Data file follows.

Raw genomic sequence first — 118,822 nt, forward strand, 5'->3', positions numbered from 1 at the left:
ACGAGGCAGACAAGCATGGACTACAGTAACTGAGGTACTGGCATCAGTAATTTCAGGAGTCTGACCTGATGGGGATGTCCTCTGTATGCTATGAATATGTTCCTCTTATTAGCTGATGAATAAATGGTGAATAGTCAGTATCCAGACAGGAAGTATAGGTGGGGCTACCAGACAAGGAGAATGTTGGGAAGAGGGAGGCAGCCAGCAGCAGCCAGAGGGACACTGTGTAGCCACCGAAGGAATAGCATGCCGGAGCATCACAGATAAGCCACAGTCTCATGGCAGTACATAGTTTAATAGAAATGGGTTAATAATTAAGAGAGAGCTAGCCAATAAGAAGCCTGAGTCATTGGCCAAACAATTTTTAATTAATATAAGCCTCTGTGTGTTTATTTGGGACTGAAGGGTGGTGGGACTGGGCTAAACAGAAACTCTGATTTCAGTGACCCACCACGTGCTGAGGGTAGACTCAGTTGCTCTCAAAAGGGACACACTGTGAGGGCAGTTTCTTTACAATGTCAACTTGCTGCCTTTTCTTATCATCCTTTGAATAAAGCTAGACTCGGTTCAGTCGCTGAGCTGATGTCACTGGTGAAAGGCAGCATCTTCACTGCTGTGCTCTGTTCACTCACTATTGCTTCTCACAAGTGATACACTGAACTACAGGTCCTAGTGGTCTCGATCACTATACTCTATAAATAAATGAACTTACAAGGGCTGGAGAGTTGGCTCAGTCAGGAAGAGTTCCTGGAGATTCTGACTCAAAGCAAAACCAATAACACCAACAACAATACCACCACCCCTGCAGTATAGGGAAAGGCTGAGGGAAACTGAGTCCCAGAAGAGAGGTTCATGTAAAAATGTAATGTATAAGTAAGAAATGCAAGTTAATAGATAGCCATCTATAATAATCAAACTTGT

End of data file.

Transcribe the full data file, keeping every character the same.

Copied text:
Raw genomic sequence first — 118,822 nt, forward strand, 5'->3', positions numbered from 1 at the left:
ACGAGGCAGACAAGCATGGACTACAGTAACTGAGGTACTGGCATCAGTAATTTCAGGAGTCTGACCTGATGGGGATGTCCTCTGTATGCTATGAATATGTTCCTCTTATTAGCTGATGAATAAATGGTGAATAGTCAGTATCCAGACAGGAAGTATAGGTGGGGCTACCAGACAAGGAGAATGTTGGGAAGAGGGAGGCAGCCAGCAGCAGCCAGAGGGACACTGTGTAGCCACCGAAGGAATAGCATGCCGGAGCATCACAGATAAGCCACAGTCTCATGGCAGTACATAGTTTAATAGAAATGGGTTAATAATTAAGAGAGAGCTAGCCAATAAGAAGCCTGAGTCATTGGCCAAACAATTTTTAATTAATATAAGCCTCTGTGTGTTTATTTGGGACTGAAGGGTGGTGGGACTGGGCTAAACAGAAACTCTGATTTCAGTGACCCACCACGTGCTGAGGGTAGACTCAGTTGCTCTCAAAAGGGACACACTGTGAGGGCAGTTTCTTTACAATGTCAACTTGCTGCCTTTTCTTATCATCCTTTGAATAAAGCTAGACTCGGTTCAGTCGCTGAGCTGATGTCACTGGTGAAAGGCAGCATCTTCACTGCTGTGCTCTGTTCACTCACTATTGCTTCTCACAAGTGATACACTGAACTACAGGTCCTAGTGGTCTCGATCACTATACTCTATAAATAAATGAACTTACAAGGGCTGGAGAGTTGGCTCAGTCAGGAAGAGTTCCTGGAGATTCTGACTCAAAGCAAAACCAATAACACCAACAACAATACCACCACCCCTGCAGTATAGGGAAAGGCTGAGGGAAACTGAGTCCCAGAAGAGAGGTTCATGTAAAAATGTAATGTATAAGTAAGAAATGCAAGTTAATAGATAGCCATCTATAATAATCAAACTTGT